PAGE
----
Riding the Wave of Industrial Demand

(Las Vegas) ~ By Jonas Peterson,
CEcD Chief Operating Officer

Great communities and great surfers share a common skill. They both have an uncanny ability to look out over the horizon and position themselves for a ride on the next big wave. In Southern Nevada there are a few monster economic waves on our horizon. If we can position ourselves quickly, I believe we have the opportunity to transform our economy and enjoy the glide down the barrel of a killer set.

Earlier this month, LVGEA and RCG Economics released a study showing a new wave of demand for large industrial buildings has already hit. Over the past 12 months we missed out on up to 151 businesses and 18,000 jobs. That wave would have been a good ride, no doubt. However, I believe it is only an “ankle biter” compared to the “Bombora” wave that has yet to hit. The recession delivered a painful blow to our industrial real estate market. But underlying economic drivers such as rapidly increasing consumer spending, changing distribution patterns, functionally obsolete existing space and land constraints have spurred demand in our region across the nation. In fact, according to a recent NAIOP Industrial Space Demand Forecast, “the U.S. industrial market is poised for significant growth, with annual net absorption forecast to reach 175 million square feet in 2014.”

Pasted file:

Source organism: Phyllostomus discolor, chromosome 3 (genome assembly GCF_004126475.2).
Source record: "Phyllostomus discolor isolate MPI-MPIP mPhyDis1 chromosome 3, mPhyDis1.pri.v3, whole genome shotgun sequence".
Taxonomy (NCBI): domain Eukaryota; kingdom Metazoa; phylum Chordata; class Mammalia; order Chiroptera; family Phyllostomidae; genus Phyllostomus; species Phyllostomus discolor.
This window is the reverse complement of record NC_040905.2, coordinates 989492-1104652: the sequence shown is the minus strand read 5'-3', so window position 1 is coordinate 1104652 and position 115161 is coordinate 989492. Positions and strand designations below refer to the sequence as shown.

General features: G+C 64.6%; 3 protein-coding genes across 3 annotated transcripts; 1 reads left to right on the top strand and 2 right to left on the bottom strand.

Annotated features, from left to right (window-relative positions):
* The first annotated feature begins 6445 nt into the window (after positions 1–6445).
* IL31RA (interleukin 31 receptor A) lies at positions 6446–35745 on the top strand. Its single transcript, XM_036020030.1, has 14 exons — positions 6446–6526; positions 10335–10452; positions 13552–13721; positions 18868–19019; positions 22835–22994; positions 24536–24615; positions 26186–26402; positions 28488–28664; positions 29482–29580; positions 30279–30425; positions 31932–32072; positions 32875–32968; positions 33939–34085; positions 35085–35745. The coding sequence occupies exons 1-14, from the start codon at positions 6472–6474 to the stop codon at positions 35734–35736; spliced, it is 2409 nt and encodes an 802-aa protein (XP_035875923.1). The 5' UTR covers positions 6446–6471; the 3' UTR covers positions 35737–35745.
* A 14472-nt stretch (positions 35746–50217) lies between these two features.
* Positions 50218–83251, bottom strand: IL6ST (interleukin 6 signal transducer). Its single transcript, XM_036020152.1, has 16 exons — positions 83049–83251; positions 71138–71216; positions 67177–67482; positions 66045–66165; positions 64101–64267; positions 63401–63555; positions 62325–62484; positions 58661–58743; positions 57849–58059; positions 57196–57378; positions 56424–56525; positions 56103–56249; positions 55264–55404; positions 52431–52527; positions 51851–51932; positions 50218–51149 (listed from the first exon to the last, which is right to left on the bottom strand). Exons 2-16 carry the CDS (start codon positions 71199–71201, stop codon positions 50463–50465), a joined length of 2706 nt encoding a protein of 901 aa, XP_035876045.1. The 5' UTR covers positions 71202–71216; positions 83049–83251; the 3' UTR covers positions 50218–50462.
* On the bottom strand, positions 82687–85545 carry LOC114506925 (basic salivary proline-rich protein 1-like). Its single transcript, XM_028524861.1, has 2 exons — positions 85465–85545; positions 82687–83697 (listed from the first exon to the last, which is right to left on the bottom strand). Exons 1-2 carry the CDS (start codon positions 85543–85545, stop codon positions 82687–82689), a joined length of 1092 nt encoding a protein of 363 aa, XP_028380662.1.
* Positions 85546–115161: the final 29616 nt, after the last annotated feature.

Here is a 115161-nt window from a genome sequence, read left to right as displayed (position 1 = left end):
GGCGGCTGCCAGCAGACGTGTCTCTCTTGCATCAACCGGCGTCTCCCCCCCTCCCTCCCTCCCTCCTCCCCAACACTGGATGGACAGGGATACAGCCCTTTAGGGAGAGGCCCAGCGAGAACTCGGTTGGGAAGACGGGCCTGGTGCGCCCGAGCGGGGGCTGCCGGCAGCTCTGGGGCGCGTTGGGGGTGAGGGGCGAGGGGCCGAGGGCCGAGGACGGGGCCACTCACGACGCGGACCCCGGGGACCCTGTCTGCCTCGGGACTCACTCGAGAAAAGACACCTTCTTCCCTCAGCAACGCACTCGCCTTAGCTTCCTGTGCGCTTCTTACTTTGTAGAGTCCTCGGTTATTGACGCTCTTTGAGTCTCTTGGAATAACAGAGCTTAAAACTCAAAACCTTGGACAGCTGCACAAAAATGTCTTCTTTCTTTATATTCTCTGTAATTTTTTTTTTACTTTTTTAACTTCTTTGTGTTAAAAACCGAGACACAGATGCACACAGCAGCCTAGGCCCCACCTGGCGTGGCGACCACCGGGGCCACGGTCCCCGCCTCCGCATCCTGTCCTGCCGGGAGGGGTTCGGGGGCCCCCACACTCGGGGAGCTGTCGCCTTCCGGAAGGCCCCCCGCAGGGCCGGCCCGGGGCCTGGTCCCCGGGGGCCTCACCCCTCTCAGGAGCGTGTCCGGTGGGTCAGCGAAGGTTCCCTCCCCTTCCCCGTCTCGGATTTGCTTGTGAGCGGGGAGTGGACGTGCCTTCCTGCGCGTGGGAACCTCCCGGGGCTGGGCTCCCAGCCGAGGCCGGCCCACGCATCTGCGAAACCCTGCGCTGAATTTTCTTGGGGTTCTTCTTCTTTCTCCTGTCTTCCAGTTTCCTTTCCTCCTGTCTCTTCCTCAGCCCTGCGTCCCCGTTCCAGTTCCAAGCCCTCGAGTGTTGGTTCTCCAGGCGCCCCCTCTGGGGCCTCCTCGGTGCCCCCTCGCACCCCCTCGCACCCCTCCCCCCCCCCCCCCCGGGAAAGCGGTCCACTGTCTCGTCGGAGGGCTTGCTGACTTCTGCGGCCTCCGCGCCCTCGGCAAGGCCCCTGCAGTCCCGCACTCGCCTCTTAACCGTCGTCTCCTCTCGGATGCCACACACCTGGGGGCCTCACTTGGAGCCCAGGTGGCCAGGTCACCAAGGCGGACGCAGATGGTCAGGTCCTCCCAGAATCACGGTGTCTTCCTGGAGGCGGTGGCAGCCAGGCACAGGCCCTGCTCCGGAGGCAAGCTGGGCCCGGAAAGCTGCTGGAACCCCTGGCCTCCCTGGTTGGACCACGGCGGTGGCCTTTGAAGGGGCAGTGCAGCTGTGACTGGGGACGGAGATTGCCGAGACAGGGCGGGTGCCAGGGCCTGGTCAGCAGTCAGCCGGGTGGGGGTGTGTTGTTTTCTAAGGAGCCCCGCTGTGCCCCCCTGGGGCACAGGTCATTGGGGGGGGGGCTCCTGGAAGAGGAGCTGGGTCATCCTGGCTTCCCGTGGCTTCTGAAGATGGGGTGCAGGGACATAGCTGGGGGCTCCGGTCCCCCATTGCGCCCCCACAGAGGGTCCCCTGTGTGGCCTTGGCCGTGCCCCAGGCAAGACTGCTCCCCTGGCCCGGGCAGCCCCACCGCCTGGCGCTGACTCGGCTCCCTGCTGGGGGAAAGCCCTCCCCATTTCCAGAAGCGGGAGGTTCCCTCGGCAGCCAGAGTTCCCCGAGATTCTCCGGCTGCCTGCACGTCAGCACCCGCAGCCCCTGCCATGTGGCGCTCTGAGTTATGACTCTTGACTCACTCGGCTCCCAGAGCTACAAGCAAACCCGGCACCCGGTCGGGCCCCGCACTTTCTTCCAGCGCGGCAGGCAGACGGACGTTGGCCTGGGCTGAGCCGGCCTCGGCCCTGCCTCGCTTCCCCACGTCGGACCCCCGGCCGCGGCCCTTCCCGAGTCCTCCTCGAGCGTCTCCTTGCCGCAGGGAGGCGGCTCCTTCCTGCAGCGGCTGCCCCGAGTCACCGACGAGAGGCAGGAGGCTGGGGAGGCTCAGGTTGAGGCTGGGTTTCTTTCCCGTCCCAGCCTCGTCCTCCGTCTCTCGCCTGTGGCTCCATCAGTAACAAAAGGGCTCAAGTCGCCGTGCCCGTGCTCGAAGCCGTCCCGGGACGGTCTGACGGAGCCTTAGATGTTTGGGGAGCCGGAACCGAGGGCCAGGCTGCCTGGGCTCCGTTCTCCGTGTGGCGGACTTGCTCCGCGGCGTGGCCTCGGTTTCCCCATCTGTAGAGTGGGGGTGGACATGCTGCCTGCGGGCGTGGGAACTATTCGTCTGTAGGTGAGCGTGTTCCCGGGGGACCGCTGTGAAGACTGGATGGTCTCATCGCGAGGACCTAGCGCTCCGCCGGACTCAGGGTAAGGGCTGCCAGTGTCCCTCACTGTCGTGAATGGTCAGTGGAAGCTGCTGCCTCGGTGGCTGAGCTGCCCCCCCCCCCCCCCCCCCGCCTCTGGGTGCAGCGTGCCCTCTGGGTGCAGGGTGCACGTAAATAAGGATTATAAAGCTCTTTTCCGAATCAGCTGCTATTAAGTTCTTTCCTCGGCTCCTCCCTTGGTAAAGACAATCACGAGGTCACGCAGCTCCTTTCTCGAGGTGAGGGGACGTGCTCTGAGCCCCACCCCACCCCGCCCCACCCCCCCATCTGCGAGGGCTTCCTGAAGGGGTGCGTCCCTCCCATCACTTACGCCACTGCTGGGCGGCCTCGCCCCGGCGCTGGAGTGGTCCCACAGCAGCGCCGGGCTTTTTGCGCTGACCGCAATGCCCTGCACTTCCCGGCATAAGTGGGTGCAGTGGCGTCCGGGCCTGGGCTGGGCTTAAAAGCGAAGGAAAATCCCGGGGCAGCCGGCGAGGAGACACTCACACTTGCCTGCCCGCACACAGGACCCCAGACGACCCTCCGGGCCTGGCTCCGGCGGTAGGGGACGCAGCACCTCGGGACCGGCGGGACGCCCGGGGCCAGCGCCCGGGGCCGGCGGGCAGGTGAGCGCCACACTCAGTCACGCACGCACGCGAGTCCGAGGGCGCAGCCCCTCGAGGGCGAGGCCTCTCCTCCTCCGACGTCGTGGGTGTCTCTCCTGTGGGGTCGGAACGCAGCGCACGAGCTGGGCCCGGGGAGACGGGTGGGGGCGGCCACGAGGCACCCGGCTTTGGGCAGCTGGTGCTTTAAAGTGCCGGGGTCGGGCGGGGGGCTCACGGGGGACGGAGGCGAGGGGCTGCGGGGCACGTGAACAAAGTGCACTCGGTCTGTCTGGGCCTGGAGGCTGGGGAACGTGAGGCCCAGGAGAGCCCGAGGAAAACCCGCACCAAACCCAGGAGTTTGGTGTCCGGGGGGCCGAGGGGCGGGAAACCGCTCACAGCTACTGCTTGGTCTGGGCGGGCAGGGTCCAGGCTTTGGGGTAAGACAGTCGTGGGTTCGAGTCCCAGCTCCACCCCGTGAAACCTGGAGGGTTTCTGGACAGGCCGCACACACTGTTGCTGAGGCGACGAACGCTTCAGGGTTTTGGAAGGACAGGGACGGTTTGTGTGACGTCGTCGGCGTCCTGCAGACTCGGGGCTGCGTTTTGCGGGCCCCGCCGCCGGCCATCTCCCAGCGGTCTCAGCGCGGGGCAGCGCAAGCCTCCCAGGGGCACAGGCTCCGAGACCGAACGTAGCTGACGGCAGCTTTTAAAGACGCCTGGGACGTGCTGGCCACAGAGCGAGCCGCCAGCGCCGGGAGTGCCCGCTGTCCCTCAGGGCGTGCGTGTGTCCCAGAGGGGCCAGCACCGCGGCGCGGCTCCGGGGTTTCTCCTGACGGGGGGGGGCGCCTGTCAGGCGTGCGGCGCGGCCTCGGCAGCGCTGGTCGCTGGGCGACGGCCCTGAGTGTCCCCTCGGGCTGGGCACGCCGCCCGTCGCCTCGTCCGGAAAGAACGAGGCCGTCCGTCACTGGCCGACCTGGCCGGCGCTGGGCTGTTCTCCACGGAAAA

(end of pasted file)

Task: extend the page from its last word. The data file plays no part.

Another report, authored by Colliers International last fall showed that industrial buildings world-wide are nearing full operating capacity. The same report showed that recent shifts in supply chain preferences have made almost 40 percent of the entire U.S. warehousing supply obsolete.

Instead, many large retailers are moving to modern storage and distribution space that is aligned with major ports, intermodal rail facilities and air cargo/e-commerce fulfillment paths.

According to research by Cushman & Wakefield, the type of cutting-edge distribution centers now in demand often cost up to three times as much to build and require three times as many employees to operate as a traditional warehouse. Online retailers now favor large population centers near FedEx or UPS hubs with an abundant seasonal workforce. They need to be located near an affordable labor force and have access to rail, highways, and air transportation. Together, all of these indicators point to a rising tide and more incoming waves of industrial demand for Southern Nevada. We have the labor force, market access, air cargo capacity, and population growth these new companies are looking for. Last year alone, we know up to 151 large industrial firms expressed interest in relocating to our region. Another wave is breaking. I hope we have a great surf story to tell after it has crested.

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